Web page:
Closing out my recent round of Teradata-related posts, here’s a little anomaly:

    Read more

    July 5, 2011

    Eight kinds of analytic database (Part 2)

    In Part 1 of this two-part series, I outlined four variants on the traditional enterprise data warehouse/data mart dichotomy, and suggested what kinds of DBMS products you might use for each. In Part 2 I’ll cover four more kinds of analytic database — even newer, for the most part, with a use case/product short list match that is even less clear.? Read more

    July 5, 2011

    Eight kinds of analytic database (Part 1)

    Analytic data management technology has blossomed, leading to many questions along the lines of “So which products should I use for which category of problem?” The old EDW/data mart dichotomy is hopelessly outdated for that purpose, and adding a third category for “big data” is little help.

    Let’s try eight categories instead. While no categorization is ever perfect, these each have at least some degree of technical homogeneity. Figuring out which types of analytic database you have or need — and in most cases you’ll need several — is a great early step in your analytic technology planning.? Read more

    June 20, 2011

    Columnar DBMS vendor customer metrics

    Last April, I asked some columnar DBMS vendors to share customer metrics. They answered, but it took until now to iron out a couple of details. Overall, the answers are pretty impressive.? Read more

    February 28, 2011

    Updating our vendor client disclosures

    Edit: This disclosure has been superseded by a March, 2012 version.

    From time to time, I disclose our vendor client lists. Another iteration is below. To be clear:

    With that said, our vendor client disclosures at this time are:

    Read more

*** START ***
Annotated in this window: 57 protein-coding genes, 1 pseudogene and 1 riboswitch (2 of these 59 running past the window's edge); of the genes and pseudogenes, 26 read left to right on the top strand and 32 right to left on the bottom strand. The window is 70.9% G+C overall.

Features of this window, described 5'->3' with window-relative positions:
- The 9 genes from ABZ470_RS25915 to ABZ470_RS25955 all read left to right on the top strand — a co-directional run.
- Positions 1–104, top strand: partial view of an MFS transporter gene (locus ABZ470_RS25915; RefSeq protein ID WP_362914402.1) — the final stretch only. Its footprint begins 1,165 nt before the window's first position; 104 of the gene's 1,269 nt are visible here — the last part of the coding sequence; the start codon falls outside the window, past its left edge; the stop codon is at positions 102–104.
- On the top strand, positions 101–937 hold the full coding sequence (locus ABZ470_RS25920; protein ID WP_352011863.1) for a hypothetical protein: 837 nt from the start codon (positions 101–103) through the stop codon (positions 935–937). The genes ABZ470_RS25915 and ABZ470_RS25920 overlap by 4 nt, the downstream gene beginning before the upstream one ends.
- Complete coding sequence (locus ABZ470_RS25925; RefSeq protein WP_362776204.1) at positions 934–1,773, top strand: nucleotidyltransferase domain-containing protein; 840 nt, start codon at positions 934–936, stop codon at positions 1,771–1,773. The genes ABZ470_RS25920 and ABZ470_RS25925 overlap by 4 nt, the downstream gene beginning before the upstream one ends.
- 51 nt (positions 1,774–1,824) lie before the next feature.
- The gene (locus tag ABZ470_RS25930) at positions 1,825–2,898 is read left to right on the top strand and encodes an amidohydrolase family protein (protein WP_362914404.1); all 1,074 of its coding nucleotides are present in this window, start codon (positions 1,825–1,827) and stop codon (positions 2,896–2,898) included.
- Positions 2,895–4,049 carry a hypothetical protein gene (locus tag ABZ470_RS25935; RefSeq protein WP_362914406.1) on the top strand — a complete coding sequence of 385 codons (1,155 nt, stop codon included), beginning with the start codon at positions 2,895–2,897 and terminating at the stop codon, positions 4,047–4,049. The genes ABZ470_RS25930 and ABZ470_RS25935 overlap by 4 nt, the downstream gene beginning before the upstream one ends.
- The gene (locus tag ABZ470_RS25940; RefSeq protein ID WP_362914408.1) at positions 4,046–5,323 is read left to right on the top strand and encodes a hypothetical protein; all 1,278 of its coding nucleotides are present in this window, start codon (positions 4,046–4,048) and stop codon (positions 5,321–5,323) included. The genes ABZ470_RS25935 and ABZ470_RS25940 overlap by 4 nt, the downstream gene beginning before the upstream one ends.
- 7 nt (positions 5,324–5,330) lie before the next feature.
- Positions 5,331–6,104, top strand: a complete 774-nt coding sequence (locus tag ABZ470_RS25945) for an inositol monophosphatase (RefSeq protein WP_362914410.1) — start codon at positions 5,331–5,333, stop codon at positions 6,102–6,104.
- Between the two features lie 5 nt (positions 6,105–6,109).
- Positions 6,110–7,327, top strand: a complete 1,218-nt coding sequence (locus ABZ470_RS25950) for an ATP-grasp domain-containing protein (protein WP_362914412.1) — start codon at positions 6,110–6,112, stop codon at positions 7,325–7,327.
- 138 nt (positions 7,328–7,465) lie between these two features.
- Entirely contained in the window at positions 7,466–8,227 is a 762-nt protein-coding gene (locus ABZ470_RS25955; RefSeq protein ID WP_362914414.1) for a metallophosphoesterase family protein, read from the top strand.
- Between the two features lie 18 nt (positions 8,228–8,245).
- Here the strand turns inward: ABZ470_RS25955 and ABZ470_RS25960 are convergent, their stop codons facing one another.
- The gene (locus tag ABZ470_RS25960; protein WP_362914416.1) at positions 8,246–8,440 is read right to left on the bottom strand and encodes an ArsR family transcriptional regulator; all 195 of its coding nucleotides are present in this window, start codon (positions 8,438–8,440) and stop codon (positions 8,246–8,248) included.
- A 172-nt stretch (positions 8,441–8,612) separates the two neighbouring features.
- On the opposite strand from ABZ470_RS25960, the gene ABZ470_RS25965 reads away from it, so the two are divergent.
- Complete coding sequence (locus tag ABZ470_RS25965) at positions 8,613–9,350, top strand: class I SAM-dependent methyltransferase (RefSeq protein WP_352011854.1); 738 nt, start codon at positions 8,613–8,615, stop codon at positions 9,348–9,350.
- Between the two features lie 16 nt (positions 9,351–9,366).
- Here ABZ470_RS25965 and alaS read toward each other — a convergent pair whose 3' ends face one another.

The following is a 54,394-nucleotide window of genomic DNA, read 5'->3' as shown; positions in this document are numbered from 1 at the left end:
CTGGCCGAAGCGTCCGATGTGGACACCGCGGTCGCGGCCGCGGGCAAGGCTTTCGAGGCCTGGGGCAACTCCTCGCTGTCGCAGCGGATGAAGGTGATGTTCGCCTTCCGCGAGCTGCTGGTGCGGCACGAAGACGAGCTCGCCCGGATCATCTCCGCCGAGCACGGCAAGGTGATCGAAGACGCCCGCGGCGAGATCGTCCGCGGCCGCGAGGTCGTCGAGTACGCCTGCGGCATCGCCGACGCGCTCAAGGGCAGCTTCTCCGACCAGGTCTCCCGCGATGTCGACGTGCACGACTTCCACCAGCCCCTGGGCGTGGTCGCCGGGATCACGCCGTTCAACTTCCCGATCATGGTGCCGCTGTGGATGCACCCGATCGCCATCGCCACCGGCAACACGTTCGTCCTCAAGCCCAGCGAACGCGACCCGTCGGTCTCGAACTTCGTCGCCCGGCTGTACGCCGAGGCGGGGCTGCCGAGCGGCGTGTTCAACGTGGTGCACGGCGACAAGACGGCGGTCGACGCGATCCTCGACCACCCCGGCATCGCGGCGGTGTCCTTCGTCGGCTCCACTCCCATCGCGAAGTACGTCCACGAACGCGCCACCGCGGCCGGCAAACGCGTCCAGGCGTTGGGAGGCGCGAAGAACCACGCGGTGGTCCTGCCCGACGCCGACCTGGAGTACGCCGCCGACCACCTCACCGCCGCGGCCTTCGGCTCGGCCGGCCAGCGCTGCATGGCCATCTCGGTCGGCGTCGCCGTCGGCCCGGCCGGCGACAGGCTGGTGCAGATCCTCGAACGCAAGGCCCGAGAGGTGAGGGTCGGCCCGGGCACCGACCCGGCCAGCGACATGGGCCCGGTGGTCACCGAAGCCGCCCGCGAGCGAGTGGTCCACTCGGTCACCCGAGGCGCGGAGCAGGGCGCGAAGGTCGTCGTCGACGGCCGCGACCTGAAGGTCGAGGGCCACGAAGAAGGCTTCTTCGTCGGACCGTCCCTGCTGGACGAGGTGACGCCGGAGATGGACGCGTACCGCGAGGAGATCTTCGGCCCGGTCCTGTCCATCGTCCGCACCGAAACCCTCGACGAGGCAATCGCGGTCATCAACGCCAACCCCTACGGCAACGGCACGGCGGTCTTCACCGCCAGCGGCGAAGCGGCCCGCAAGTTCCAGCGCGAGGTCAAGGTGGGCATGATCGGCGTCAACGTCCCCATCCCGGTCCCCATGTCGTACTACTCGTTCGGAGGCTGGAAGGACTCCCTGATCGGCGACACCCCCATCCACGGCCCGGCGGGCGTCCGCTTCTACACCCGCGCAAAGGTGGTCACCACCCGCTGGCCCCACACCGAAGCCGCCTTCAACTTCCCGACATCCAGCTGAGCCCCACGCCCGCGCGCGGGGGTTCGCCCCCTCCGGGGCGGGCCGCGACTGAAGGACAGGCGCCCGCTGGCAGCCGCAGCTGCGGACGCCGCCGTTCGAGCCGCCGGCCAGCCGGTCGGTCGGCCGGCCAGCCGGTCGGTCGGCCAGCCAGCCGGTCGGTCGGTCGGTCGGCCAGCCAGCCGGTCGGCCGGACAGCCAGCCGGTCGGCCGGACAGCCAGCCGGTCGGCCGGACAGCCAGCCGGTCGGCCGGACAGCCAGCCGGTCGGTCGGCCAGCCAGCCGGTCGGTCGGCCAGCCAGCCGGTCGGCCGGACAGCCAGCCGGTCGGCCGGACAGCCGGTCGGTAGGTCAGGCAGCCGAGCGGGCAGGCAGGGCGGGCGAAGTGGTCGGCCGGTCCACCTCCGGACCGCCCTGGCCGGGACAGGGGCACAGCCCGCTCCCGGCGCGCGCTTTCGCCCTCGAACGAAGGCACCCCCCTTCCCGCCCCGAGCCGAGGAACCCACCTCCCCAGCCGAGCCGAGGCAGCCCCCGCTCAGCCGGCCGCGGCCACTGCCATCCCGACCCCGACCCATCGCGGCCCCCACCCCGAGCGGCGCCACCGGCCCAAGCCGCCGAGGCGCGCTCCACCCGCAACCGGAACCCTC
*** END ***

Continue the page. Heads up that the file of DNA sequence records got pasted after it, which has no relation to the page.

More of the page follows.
February 5, 2011

    Comments on the Gartner 2010/2011 Data Warehouse Database Management Systems Magic Quadrant

    Edit: Comments on the February, 2012 Gartner Magic Quadrant for Data Warehouse Database Management Systems — and on the companies reviewed in it — are now up.

    The Gartner 2010 Data Warehouse Database Management Systems Magic Quadrant is out. I shall now comment, just as I did to varying degrees on the 2009, 2008, 2007, and 2006 Gartner Data Warehouse Database Management System Magic Quadrants.

    Note: Links to Gartner Magic Quadrants tend to be unstable. Please alert me if any problems arise; I’ll edit accordingly.

    In my comments on the 2008 Gartner Data Warehouse Database Management Systems Magic Quadrant, I observed that Gartner’s “completeness of vision” scores were generally pretty reasonable, but their “ability to execute” rankings were somewhat bizarre; the same remains true this year. For example, Gartner ranks Ingres higher by that metric than Vertica, Aster Data, ParAccel, or Infobright. Yet each of those companies is growing nicely and delivering products that meet serious cutting-edge analytic DBMS needs, neither of which has been true of Ingres since about 1987.? Read more